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Patriot Corporations | The Nation

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Patriot Corporations

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If you want to make Americans of all stripes mad, tell them about the billions of dollars in subsidies and tax breaks our government gives to companies that outsource jobs, exploit workers (both here and overseas) and dodge taxes. Tell them about Accenture, for example, which advises other companies how to outsource jobs overseas while avoiding its fair share of tax payments by incorporating offshore in Bermuda. Yet like many other US corporations, Accenture continues to qualify for tax breaks, and it currently has more than $500 million in government contracts--courtesy of taxpayers.

About the Author

Jan Schakowsky
Jan Schakowsky, ranking Democrat on the House Energy and Commerce Subcommittee on Commerce, Trade and Consumer...

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On the eve of the Democratic convention, the challenge to Democrats is
to recognize the limits of the current economic boom and act boldly to
assist those left behind.

Meanwhile, urban communities and small towns are devastated by plant closings. Often these plants are owned by profitable corporations like Maytag, which moved its Galesburg, Illinois, plant to Reynosa, Mexico, in 2004, leaving 1,600 workers without their good-paying jobs. The number of manufacturing jobs in the United States has fallen all the way back to the level it was in 1945. And our government continues to provide carrots--and no sticks--to companies harming our economy.

To end this race to the bottom, we must stop rewarding outsourcers and tax dodgers, and start rewarding companies that care about America and American workers.

A sensible proposal to create "Patriot Corporations" was developed by Bill Edley, a former State Representative in Illinois, and political scientist Robin Johnson of Monmouth College. Funded by rolling back all of President Bush's tax cuts and recouping taxes lost through corporate offshore loopholes, the Patriot Corporations program would be entirely revenue-neutral and voluntary. It would give significant tax advantages and shareholder incentives to corporations that agree to create a real partnership with American workers. Patriot Corporations would also move to the front of the line for federal contracts--no small incentive.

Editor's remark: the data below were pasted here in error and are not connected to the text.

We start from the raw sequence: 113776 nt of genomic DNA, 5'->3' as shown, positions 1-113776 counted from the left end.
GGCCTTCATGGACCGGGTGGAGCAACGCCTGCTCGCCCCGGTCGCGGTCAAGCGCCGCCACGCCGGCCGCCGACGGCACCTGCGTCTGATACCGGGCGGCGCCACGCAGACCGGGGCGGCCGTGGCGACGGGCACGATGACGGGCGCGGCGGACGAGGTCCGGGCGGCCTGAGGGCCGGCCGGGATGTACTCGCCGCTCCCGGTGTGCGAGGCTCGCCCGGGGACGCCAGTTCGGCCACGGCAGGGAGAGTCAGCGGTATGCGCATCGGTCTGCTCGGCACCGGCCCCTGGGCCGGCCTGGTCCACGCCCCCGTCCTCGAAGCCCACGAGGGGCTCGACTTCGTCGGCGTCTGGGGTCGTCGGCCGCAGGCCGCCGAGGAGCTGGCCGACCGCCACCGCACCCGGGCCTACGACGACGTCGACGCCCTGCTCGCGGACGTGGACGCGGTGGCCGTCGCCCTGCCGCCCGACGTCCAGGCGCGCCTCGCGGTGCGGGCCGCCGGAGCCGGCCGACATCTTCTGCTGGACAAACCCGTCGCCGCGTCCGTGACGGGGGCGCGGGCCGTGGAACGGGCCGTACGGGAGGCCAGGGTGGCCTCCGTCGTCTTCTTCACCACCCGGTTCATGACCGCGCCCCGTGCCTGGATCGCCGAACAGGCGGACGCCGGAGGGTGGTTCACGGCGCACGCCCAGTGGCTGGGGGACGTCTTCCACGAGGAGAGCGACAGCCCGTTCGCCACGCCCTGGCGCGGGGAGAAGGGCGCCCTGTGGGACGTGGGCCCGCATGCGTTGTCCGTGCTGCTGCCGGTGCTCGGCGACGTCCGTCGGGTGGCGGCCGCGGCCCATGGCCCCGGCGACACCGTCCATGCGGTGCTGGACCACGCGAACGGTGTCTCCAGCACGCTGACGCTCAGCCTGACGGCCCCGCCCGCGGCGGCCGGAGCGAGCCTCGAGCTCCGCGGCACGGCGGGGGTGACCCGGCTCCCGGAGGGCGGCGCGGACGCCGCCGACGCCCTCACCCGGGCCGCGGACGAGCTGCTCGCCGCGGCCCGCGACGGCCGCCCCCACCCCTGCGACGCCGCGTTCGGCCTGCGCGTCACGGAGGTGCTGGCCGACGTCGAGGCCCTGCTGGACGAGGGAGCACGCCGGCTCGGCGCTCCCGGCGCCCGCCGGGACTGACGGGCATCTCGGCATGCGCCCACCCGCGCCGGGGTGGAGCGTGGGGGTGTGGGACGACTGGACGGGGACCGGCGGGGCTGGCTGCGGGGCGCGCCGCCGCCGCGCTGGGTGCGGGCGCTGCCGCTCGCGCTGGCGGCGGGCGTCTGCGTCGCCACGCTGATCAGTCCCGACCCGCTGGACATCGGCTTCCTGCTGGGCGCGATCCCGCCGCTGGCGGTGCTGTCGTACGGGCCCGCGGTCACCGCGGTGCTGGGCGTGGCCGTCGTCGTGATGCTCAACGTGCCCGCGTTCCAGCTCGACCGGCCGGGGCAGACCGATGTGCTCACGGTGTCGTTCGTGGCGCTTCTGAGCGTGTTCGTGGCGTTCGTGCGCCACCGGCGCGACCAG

To qualify, corporations would have to produce at least 90 percent of their US-sold goods and services in the United States. They would also have to:

§ limit top management salaries to 100 times the lowest-paid full-time worker;

§ spend at least 50 percent of their research and development budgets in the United States;

§ operate a profit-sharing plan for all employees, contribute at least 5 percent of payroll to a portable pension fund and pay at least 70 percent of the cost of a standardized and portable health insurance plan;

§ agree to neutrality in employee organizing drives;

§ be in good standing with EPA, OSHA and NLRB regulations;

§ and agree not to price-gouge consumers.

Companies that meet those standards are the ones that deserve carrots. With Patriot Corporations we can create a new class of companies as committed to American workers as they are to selling goods in the American market. And we can create a new patriotic ethic in America--one that unites workers and their employers in the mutual goal of building a stronger, more prosperous, more democratic business sector that can vigorously and proudly compete in the twenty-first-century global economy.

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